[sf-lug] yes(1): Re: problem using gnu parted

Michael Paoli Michael.Paoli at cal.berkeley.edu
Tue Jan 30 23:48:46 PST 2018

Well, typically with something like:
$ yes | some_program

But alas, GNU parted - or at least the version I've got at my fingertips,
is rather annoyingly adverse to automation and non-interactive use.
Seems it insists upon reading from a tty device, and stubbornly fails
to make a change it otherwise warns about without being able to get a
Yes from attached tty device.  Your version/mileage may very.
Even if I do it under batch(1) so there's no attahced tty device,
parted still fails.  From strace(1), I find:
6111  write(2, "Shrinking a partition can cause data loss, are you  
sure you want to", 67) = 67
6111  write(2, "\n", 1)                 = 1
6111  write(2, "continue?", 9)          = 9
6111  write(2, "\n", 1)                 = 1
6111  ioctl(0, TCGETS, 0x7ffe7922d2c0)  = -1 ENOTTY (Inappropriate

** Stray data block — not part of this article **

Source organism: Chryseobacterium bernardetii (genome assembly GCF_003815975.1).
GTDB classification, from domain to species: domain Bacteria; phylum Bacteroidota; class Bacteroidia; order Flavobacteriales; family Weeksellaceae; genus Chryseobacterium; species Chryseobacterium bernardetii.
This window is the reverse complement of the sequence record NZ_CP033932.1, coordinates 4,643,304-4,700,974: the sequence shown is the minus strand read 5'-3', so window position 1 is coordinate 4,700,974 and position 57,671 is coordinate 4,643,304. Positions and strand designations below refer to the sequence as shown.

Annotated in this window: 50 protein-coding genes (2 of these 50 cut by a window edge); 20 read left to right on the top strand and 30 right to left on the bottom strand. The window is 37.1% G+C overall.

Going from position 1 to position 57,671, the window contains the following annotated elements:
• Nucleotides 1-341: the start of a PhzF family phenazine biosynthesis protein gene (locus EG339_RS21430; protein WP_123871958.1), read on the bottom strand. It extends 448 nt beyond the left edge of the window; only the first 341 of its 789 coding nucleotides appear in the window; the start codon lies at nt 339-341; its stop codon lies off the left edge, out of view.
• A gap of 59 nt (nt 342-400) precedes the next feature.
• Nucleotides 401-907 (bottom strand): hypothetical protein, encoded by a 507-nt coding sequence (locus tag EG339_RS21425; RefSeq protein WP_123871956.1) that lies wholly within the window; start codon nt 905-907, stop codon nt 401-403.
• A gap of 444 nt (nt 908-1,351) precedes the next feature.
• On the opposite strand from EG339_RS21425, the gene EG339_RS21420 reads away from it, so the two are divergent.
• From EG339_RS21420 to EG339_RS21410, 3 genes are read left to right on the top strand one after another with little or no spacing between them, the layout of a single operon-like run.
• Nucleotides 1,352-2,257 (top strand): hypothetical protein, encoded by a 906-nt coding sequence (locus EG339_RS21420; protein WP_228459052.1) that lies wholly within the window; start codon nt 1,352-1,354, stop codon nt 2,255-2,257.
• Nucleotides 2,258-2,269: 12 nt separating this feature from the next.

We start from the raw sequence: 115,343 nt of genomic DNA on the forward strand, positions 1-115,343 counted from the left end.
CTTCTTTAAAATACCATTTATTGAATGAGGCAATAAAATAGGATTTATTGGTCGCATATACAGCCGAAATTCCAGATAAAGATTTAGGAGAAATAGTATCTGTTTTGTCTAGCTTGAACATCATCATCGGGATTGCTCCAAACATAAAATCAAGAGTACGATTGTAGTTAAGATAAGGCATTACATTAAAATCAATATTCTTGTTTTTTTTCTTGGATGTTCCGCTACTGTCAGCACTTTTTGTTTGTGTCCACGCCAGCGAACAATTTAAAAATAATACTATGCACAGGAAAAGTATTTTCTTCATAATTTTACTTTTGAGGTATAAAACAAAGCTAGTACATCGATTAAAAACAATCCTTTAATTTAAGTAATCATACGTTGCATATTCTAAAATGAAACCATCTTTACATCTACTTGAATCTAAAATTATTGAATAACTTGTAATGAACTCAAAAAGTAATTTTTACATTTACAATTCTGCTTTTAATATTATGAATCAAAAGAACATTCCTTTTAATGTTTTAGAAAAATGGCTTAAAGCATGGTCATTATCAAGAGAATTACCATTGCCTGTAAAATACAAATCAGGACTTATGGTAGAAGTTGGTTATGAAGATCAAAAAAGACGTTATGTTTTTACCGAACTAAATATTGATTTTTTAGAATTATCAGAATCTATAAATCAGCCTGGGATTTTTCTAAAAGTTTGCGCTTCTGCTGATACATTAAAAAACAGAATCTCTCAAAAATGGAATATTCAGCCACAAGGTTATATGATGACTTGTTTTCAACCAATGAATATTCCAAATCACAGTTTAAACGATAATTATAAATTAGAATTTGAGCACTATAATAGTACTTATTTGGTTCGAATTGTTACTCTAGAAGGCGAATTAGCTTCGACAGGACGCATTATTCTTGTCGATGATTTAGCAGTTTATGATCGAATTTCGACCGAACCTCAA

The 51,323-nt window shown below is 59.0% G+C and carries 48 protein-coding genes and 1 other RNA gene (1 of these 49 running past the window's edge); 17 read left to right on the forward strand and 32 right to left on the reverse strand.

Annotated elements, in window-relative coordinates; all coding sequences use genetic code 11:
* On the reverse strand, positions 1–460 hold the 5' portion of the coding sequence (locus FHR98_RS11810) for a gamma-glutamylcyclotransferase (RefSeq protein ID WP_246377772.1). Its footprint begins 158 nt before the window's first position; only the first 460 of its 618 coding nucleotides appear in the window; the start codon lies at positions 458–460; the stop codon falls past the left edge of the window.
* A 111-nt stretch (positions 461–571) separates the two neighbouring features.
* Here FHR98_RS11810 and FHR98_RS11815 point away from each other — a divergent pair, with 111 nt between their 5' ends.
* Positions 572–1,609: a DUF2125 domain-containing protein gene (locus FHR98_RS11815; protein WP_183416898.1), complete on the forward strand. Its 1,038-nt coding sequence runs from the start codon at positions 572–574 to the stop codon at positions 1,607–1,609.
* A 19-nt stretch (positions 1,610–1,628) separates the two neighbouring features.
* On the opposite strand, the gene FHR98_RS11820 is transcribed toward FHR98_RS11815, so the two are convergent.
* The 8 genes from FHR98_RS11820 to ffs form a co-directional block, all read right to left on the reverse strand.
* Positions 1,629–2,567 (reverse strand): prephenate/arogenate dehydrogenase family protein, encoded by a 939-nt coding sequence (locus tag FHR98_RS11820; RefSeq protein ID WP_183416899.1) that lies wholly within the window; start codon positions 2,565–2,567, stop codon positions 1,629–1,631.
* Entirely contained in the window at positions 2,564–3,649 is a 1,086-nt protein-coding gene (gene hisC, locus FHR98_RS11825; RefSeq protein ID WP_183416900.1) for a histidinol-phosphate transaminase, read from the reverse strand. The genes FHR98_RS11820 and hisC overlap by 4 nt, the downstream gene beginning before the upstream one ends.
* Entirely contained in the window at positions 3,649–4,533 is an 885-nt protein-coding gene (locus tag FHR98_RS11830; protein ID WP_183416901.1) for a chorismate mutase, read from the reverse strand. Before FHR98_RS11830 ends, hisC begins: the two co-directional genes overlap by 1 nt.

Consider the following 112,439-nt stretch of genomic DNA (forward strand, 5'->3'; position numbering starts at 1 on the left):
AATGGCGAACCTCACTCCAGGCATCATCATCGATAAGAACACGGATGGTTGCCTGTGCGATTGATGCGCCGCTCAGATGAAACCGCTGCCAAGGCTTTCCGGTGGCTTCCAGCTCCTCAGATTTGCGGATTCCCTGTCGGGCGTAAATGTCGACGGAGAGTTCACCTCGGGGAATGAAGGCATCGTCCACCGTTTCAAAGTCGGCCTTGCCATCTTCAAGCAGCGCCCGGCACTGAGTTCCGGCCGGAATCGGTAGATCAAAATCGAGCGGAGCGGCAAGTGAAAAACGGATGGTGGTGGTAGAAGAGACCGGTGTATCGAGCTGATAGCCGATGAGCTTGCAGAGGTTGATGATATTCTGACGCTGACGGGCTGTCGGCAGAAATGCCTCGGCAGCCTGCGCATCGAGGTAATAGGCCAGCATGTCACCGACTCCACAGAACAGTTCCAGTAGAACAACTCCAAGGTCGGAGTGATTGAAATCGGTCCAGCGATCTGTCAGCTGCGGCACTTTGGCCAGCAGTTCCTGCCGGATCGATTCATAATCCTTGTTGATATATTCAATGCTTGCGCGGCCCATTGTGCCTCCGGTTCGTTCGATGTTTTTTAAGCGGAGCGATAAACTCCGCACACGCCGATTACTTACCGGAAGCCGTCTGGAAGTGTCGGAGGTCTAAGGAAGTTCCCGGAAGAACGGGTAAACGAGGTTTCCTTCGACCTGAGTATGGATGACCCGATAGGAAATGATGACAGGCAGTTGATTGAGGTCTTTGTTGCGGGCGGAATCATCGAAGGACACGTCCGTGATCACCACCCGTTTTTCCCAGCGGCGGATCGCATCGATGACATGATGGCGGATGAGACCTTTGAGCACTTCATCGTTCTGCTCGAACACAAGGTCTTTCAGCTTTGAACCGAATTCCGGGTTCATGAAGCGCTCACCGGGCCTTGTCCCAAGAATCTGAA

ioctl for device)
essentially, after prompting (and regardless of whether or not -s or --script
option is given), it seems to try tty type ioctl call on file descriptor
0 (stdin), and if that fails it just fairly quickly cleans up and exits.
Annoying, but could possibly use expect or similar to work around that.

Personally I tend to use and quite like sfdisk ... but one needs to be
highly careful with sfdisk - very easy to screw things up if one doesn't
know what one is doing, e.g. "Oh, sure, sfdisk, let me try that ..."
# sfdisk /dev/sda
Your input is now specifying the precise layout of your new partition
table.  You know the precise input format to use, right?
Good luck with that if that isn't what you were expecting to be doing.

Anyway, in more typical case using stdin, yes(1) is quite useful, e.g.:
$ ./yn; echo $?
What'll it be?  [y/n]: y
Okay, fine.

$ </dev/null ./yn; echo $?
What'll it be?  [y/n]: Nope.
$ yes | ./yn; echo $?
What'll it be?  [y/n]: Okay, fine.


> From: "Alex Kleider" <akleider at sonic.net>
> Subject: Re: yes(1): Re: [sf-lug] problem using gnu parted
> Date: Tue, 30 Jan 2018 22:01:59 -0800

> On 2018-01-30 21:31, Michael Paoli wrote:
>> See also: yes(1)
>>> From: "Alex Kleider" <akleider at sonic.net>
>>> Subject: [sf-lug] problem using gnu parted
>>> Date: Tue, 30 Jan 2018 19:59:46 -0800
>>> parted $LOOPDEV unit 's' resizepart "$PART_NUMBER" "${ENDING_SECTOR}" <<
>>> HERE
>>> yes
>>> HERE
> I looked at man yes.
> How would one use it?  And specifically, how could it be used to  
> solve my problem?

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